Governments over the Globe need to cooperate and develop detection systems and control measures to prevent the spread of AI and other potential pandemics. Many important steps have already begun, but an even more extensive response is needed.
The World Health Organization (WHO) has a network of around 110 Influenza centers worldwide that regularly submit new influenza isolates to the four WHO collaborating centers (US, Australia, Japan, and UK). Their aim is to detect new and potentially dangerous strains of influenza at the earliest moment so that control measures can be enacted in the event of a pandemic.
On February 1, 2007, U.S. health officials announced an early-warning system similar to that for hurricanes to protect the country against the avian influenza pandemic. The community-based response system will categorize flu pandemics by using a "Pandemic Severity Index" (PSI) on a scale of 1 to 5, with 5 being the deadliest. Each PSI level will carry a set of recommendations, ranging from hand washing to closing schools, which are intended to slow the spread of the virus while a vaccine is being prepared.
A viral strain/infection that does not move rapidly from person to person would likely cause a fairly mild pandemic. On the other hand, a strain that not only moved with extraordinary speed but also had an unusually high mortality rate would be categorized as a category 5 (pandemicflu.gov.).
The U.S. Department of Health and Human Services (HHS) on June 13, 2007 hosted The Pandemic Influenza Leadership Forum to help Americans become more prepared for an influenza pandemic. This forum, sponsored by HHS, encouraged people to prepare for a possible pandemic and provided the public with the essential steps for personal pandemic flu preparedness, including:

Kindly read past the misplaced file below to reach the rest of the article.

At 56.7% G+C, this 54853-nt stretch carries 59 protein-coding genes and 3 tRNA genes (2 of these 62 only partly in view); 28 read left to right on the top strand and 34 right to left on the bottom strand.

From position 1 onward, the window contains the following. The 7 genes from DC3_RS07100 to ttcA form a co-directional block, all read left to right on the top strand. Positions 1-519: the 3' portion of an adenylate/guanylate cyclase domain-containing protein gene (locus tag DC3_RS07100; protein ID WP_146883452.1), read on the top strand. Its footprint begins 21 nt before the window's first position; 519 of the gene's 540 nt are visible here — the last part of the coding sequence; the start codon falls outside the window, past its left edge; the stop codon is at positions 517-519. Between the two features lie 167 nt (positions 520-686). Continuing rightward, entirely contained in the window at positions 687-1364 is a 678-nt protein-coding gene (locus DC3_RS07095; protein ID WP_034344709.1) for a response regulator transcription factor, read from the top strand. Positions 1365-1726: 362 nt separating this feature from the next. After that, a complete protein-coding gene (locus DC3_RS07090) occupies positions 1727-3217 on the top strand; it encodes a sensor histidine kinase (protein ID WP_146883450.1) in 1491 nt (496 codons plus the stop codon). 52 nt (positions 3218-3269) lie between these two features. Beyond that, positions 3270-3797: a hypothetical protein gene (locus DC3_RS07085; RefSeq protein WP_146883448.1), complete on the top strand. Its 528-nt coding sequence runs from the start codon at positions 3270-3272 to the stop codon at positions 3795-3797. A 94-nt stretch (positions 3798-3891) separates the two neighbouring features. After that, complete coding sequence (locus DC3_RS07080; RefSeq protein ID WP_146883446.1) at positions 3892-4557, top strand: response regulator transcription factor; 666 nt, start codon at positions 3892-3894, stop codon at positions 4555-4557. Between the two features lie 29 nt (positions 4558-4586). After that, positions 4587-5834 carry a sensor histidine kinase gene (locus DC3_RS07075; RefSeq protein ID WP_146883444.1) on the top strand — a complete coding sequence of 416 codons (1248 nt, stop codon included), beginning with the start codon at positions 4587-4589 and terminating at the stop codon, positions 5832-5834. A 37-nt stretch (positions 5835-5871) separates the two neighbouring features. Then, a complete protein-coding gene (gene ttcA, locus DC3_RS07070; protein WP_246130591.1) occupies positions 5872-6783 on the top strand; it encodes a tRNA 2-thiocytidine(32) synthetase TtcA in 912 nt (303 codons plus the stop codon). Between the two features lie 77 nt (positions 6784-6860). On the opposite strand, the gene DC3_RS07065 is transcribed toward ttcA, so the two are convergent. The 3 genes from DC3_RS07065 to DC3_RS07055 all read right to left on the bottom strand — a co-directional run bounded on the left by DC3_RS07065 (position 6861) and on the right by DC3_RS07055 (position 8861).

- Communicate to your community that it is critical for everyone to prepare for possible pandemic flu.
- Use tools and ideas provided by HHS to help reach your audience.
- Encourage people to: (1) Store extra food and other daily supplies to make it easier to stay home for a prolonged period of time; (2) Learn and practice proper hand washing; (3) Use safe cough and sneeze techniques to limit the spread of illnesses; and (4) Stay home and avoid others if you are sick.(PandemicFlu.gov)
"Preparing for an influenza pandemic is a shared responsibility," HHS Secretary
Mike Leavitt said. "By preparing now, individuals will be better
able to deal with a pandemic, slow the spread of illness, and
lessen the overall impact to themselves and to society."
thanks to Deborah Whitman for all of her help with this Discovery
List of Visuals
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